Trade policy needs an urgent update. The Covid-19 pandemic has deepened inequalities in and across countries.
Recent record heatwaves remind us that we must address the climate crisis before it's too late. And digitalization is providing new ways of delivering goods and services while raising new questions around its risks and regulation.
In this context, it is critical that we re-evaluate where trade and investment have helped - and where they have hindered. We need to go back to the basics: what is trade for? And how can it provide better outcomes for people and planet?
Trade relations have always been a means to an end. But that end has shifted over the past century as global attitudes towards trade and what it must deliver have evolved.
In the 1940s, the General Agreement on Tariffs and Trade enshrined growth as the key objective of international trade relations, suggesting full employment and rising standards of living would follow.
By the time the World Trade Organization formed in 1995, the trade system was also expected to address sustainable development and ensure that developing countries secured a share in trade growth.
Today, the trading system must adapt again to address additional concerns of global resiliency, sustainability and inclusivity. The G-20 Leaders Declaration has outlined key aspects of the Covid-19 recovery, namely, economic growth and job creation, health, digitalization, sustainability and inclusion. Trade has an important role to play in delivering each of these dimensions.
According to a recent Ipsos-World Economic Forum survey, 75 per cent of the global public supports expanding trade, but only half said they thought globalization was good for their country, a drop of 10 percentage points since 2019.
This ambiguity reveals belief in the potential of trade for improving lives but deep unease over its current directions. Cooperation is needed to guard against a race to the bottom or harmful shocks while harnessing the benefits of trade.
So, how can world leaders ensure trade policies realize their potential for growing economies, reducing poverty and empowering people worldwide?
First, Covid-19 made it clear that trade is critical in the preparedness and response to health crises. Trade and investment are crucial in the research, development, manufacturing and distribution of personal protection equipment, diagnostics, vaccines and therapeutics.
Governments should consider lowering tariff and administrative barriers, facilitating investments, improving supply chain transparency and refraining from export restraints.
Second, digitalization has resulted in meaningful benefits to people's lives. During lockdowns, digital trade in services and e-commerce kept large portions of economies running.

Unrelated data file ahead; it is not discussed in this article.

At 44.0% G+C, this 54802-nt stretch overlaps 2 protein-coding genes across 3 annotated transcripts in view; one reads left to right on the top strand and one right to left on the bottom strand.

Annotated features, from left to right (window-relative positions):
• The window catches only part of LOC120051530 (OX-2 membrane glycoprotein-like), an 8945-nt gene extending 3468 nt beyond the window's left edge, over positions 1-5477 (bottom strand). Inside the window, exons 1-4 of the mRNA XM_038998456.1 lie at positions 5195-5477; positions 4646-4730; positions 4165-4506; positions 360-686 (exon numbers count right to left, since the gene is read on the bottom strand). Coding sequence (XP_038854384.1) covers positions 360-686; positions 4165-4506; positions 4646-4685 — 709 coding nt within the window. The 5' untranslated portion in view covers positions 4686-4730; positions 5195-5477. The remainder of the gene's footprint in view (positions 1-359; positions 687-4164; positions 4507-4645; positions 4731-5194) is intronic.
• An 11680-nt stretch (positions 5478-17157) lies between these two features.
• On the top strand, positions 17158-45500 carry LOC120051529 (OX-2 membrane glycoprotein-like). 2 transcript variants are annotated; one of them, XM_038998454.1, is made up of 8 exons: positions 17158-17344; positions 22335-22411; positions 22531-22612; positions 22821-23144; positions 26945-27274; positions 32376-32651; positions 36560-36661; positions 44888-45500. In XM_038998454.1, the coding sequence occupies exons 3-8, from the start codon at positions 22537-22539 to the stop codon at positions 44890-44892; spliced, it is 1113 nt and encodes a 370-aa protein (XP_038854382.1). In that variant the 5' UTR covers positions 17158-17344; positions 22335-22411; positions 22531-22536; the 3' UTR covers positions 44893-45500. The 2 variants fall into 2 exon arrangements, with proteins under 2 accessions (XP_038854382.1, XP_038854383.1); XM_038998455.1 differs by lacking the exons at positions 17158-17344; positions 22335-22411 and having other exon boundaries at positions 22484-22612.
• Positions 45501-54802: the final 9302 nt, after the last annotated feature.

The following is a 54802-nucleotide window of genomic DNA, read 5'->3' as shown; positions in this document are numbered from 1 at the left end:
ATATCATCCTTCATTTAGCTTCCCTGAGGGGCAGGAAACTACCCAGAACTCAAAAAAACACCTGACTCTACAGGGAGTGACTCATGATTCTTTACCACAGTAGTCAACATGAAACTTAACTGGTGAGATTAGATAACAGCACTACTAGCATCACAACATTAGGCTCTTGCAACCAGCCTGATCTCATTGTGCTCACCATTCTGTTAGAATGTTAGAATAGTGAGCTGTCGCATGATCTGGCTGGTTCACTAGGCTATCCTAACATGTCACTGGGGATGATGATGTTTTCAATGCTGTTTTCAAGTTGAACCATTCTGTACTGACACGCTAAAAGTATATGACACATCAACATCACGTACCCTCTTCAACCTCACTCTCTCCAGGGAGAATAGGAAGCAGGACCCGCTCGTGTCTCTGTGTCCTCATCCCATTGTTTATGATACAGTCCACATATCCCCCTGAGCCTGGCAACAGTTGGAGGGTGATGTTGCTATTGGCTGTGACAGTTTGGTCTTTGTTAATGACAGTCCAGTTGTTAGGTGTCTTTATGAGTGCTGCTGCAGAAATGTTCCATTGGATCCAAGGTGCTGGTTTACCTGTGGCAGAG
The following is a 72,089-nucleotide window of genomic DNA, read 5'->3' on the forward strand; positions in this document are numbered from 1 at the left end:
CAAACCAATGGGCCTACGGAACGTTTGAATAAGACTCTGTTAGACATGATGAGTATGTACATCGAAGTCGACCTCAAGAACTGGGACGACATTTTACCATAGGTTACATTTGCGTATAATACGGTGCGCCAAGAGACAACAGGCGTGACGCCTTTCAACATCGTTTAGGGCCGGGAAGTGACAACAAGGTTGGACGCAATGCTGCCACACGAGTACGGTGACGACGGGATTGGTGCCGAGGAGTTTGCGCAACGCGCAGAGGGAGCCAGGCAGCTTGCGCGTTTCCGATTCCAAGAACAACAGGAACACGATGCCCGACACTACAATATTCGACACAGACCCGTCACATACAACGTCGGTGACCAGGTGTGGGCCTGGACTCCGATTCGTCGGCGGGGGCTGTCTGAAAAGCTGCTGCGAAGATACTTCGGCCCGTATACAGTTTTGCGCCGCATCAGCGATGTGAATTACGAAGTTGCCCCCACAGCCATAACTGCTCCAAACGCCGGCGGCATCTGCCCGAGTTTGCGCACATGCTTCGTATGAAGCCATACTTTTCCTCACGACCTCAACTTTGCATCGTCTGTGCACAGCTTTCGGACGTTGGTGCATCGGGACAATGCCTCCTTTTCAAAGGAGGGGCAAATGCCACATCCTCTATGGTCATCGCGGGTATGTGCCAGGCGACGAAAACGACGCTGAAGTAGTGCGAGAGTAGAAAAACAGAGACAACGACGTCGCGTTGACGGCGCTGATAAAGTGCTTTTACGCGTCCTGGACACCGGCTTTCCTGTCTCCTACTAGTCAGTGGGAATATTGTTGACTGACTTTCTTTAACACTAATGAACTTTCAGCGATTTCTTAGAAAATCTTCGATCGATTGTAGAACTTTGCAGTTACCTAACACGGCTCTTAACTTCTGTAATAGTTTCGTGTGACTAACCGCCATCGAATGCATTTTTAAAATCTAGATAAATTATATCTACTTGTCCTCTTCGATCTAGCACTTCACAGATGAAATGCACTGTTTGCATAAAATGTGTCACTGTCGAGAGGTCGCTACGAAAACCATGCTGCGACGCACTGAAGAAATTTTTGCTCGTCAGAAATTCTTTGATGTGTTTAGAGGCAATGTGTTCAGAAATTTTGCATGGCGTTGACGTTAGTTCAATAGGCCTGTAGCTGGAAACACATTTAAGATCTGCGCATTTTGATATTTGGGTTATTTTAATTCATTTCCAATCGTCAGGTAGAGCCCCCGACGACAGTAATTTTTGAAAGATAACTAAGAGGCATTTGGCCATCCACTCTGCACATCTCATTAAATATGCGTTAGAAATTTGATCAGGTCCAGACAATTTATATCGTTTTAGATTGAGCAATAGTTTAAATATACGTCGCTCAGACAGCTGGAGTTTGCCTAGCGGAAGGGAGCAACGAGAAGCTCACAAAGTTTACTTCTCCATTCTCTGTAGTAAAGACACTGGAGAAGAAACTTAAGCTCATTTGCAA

Creating and investing in an accessible and interoperable global digital ecosystem is a crucial component of recovery and future economic resilience.
Third, reducing the complexity of international commerce will provide more opportunities for small businesses to spread innovation and boost employment, stemming the decline in foreign investment, which threatens development gains.
Governments must work towards streamlined, transparent and predictable investment procedures and provide technical assistance and support to developing countries and help them gain access to international trade.
Fourth, greener global production and consumption depends on policies that encourage environmental innovation and defuse blame-shifting as an excuse for inaction.
Countries should consider reducing barriers to and promoting trade in goods and services that support the sustainable development goals along with phasing out fossil fuel subsidies, aligning on border carbon measures and facilitating green investment.
And finally, trade benefits must reach stakeholders that have been side-lined for too long, including the economically disadvantaged, women, youth, ethnic and religious minorities and Indigenous people. The interests of disadvantaged groups must be considered in the development, implementation and monitoring of trade rules, as well as in domestic policies that might affect their ability to participate in trade, including labour, property, contract and other laws.
Some global leaders and businesses are already signalling a change in approach.
For example, US Trade Representative Katherine Tai has emphasized the worker-centric trade agenda of the Biden administration and argued that trade policies must consider their impact on workers, women and the environment. An increasing number of countries are protecting the rights of Indigenous peoples and including gender provisions in their trade agreements.
Businesses are making ambitious commitments toward climate action, women's economic empowerment and racial equity. More than 20 leaders from some of the world's biggest companies have joined a multi-stakeholder call on governments to refrain from protectionism and promote trade policies that are efficient, transparent and leave no one behind.
The World Trade Organization's long-delayed ministerial meeting in December offers an opportunity to re-evaluate the role of trade in today's world and deliver on meaningful reforms. We cannot let disagreement paralyze us or cause us to retreat from the potential of progress. Together, we can set a path for the sustainable, inclusive trade for tomorrow.
- Mr Brende is President of the World Economic Forum and Mr Vinals is Group Chairman, Standard Chartered. This article is being published as part of a special collaboration with the World Economic Forum.